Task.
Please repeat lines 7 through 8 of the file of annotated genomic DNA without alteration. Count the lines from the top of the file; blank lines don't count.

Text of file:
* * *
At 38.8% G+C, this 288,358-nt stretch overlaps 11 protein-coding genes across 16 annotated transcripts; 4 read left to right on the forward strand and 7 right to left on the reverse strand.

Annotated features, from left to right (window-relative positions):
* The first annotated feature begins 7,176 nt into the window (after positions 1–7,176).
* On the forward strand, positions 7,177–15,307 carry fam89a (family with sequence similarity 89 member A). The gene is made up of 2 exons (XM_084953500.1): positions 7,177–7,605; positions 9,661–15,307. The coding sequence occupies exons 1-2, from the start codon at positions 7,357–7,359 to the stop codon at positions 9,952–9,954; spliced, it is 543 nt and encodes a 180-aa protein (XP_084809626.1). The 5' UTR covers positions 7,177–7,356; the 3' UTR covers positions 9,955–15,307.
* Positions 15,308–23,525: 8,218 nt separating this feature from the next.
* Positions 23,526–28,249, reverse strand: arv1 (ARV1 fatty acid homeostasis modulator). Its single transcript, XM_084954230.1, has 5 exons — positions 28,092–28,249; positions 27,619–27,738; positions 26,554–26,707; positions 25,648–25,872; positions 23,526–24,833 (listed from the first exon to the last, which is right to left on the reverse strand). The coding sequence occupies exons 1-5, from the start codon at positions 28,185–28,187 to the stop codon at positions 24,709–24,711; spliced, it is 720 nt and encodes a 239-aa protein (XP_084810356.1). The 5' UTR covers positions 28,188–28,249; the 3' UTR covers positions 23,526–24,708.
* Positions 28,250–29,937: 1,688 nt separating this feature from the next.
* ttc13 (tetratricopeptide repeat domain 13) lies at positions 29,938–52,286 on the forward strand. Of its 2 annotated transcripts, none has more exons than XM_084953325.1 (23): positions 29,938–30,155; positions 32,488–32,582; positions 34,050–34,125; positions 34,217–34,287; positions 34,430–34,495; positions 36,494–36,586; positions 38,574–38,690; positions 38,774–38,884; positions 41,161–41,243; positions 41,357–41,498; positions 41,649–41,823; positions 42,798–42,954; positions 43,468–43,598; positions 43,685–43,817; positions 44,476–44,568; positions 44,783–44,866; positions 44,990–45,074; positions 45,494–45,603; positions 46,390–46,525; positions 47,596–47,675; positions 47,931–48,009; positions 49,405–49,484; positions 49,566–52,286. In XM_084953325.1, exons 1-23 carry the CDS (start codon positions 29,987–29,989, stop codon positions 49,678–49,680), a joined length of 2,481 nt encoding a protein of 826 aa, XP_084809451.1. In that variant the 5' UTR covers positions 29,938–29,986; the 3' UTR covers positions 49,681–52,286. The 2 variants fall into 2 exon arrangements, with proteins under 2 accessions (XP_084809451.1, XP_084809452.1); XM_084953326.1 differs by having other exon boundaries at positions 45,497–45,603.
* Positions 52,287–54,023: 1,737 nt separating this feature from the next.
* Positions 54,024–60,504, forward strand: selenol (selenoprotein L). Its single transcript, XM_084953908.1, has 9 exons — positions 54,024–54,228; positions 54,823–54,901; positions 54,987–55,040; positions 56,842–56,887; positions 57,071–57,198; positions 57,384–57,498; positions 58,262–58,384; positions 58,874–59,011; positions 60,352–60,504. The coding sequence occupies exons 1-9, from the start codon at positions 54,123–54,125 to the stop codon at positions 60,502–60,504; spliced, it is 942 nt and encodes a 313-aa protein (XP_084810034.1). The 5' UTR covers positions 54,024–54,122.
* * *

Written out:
* Positions 28,250–29,937: 1,688 nt separating this feature from the next.
* ttc13 (tetratricopeptide repeat domain 13) lies at positions 29,938–52,286 on the forward strand. Of its 2 annotated transcripts, none has more exons than XM_084953325.1 (23): positions 29,938–30,155; positions 32,488–32,582; positions 34,050–34,125; positions 34,217–34,287; positions 34,430–34,495; positions 36,494–36,586; positions 38,574–38,690; positions 38,774–38,884; positions 41,161–41,243; positions 41,357–41,498; positions 41,649–41,823; positions 42,798–42,954; positions 43,468–43,598; positions 43,685–43,817; positions 44,476–44,568; positions 44,783–44,866; positions 44,990–45,074; positions 45,494–45,603; positions 46,390–46,525; positions 47,596–47,675; positions 47,931–48,009; positions 49,405–49,484; positions 49,566–52,286. In XM_084953325.1, exons 1-23 carry the CDS (start codon positions 29,987–29,989, stop codon positions 49,678–49,680), a joined length of 2,481 nt encoding a protein of 826 aa, XP_084809451.1. In that variant the 5' UTR covers positions 29,938–29,986; the 3' UTR covers positions 49,681–52,286. The 2 variants fall into 2 exon arrangements, with proteins under 2 accessions (XP_084809451.1, XP_084809452.1); XM_084953326.1 differs by having other exon boundaries at positions 45,497–45,603.